A cryptocurrency is a digital or virtual currency that is designed to work as a medium of exchange. It makes use of computer cryptography to secure and confirm transactions as well as to have control over the distribution of new units of that particular cryptocurrency.
Essentially, these digital currencies are limited entries within a database that no one can change unless they fulfill a set of very specific conditions.
Cryptocurrencies have become very popular investments recently, as they start to gain mainstream acceptance by major banks and financial institutions. Several online brokers let you get in on the action by offering you the opportunity to trade crypto CFDs on margin, without actually having to purchase the currencies themselves.
A History of the Main Cryptocurrencies Available Today
There have been a number of attempts at creating a universal digital currency. At the height of the 90s tech boom, there were systems like Flooz, DigiCash and Beenz that came into the market and initially caused plenty of excitement but they inevitably failed to have a major impact.
There were a number of different reasons for these early failures, including instances of fraud, the creators running into financial problems and even disagreements between company employees and founders.
What is particularly notable is that all of those systems made use of a Trusted Third Party approach to completing transactions. This meant that the companies behind them were fully responsible for verification of all their transactions.
Due to the failures of these early cryptocurrency companies, the creation of a system of digital currency was long seen as a lost cause and put on the back burner by most of the technology and finance industries.
In early 2009, an anonymous programmer (who many suspect is actually a group of programmers) operating under the alias Satoshi Nakamoto introduced Bitcoin. Satoshi described it as a ‘peer-to-peer electronic cash system.’
Bitcoin is completely decentralized, meaning there is no single-owned group of servers involved in completing transactions and no central controlling authority. The concept of Bitcoin closely resembles peer-to-peer networks used for file sharing.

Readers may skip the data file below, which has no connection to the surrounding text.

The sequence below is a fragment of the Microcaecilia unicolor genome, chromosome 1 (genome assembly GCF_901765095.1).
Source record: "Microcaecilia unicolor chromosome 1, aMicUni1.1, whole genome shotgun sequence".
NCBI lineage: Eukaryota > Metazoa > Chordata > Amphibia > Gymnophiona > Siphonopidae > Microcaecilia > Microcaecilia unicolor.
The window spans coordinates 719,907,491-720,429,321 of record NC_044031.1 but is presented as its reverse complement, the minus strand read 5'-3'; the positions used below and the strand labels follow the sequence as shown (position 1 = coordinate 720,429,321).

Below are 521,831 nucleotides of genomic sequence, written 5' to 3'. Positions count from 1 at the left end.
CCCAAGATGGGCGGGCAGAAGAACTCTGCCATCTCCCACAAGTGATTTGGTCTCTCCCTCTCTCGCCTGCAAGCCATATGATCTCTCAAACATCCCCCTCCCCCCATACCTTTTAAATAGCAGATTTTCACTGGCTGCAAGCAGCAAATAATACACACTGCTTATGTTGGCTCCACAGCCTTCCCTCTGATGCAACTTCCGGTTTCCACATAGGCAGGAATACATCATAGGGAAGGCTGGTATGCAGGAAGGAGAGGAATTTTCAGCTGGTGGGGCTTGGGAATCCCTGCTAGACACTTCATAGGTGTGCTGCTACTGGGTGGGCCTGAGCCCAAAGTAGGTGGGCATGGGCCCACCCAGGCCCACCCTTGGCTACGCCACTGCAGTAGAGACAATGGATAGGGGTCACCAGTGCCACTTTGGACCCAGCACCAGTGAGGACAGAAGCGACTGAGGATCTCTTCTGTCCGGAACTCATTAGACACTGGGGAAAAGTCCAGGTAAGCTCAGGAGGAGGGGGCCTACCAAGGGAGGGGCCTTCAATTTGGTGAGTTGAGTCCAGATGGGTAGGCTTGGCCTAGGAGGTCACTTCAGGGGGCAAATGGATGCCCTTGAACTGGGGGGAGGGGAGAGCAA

Since Bitcoin was launched and Satoshi made the blockchain framework open, dozens of new Cryptocurrencies have come onto the scene. Many investors have found that buying CFDs based on these Cryptocurrencies is great way to diversify their portfolios and provide a hedge against inflation in traditional financial markets.
Looking to be one of the many who have profited from the emerging world of Cryptocurrencies? Several online brokers let you trade some of the most popular digital currencies at a small fraction of the cost of buying them directly. The cryptocurrency CFDs available on most platforms include:
Without a doubt, Bitcoin is the world’s most popular cryptocurrency, and its creator, Satoshi Nakamoto is generally credited with moving digital currencies and their associated ledger technologies into the mainstream.
Due to its runaway popularity, Bitcoin’s unit value and market cap is far larger (often by 10 times or more) than the next most popular digital currency.
This currency, which has a pre-programmed limit of a total of 21 million coins is increasingly being adopted by major financial institutions across the world, who view it as a legitimate means of exchange. In addition, many large companies now accept payments through Bitcoin.
Released in 2011, this cryptocurrency is built on a similar structure to Bitcoin. However, there are a few key differences that make Litecoin unique including a higher supply limit of 84 million Litecoins as well as a shorter creation time for target blockchain of just under three minutes.
The Litecoin encryption algorithm is also a bit different. By market cap and trading volume, Litecoin is usually the second or third-most traded cryptocurrency and is a popular choice among crypto traders.
Since its release in 2012, Ripple has become well-known for its system that makes use of what is known as a “consensus ledger.” What it does is to allow blockchain creation and confirmation times to be sped up dramatically.
This digital currency is also easier to convert to fiat currency when compared to its peers, since Ripple’s in-house exchange instantly converts Ripple into USD, Euros, Yen and several other major world currencies.
However, Ripple’s value is still highly volatile, making it an excellent investment for medium- and short-term margin traders such as crypto CFD investors.
Ethereum was launched in 2015 and introduced a number of major improvements to the basic blockchain architecture pioneered by Bitcoin.
Of particular note is its use of “smart contracts” which are used to enforce transactions between different parties and also offer a mechanism for reversals if either party violates their end of an agreement.
Smart contracts are seen as a major move towards addressing the problem of refunds and chargebacks that has been a major weakness of Cryptocurrencies.
Interested in learning more about cryptocurrencies? Come read this guide on cryptocurrency trading, and join the vibrant crypto market.
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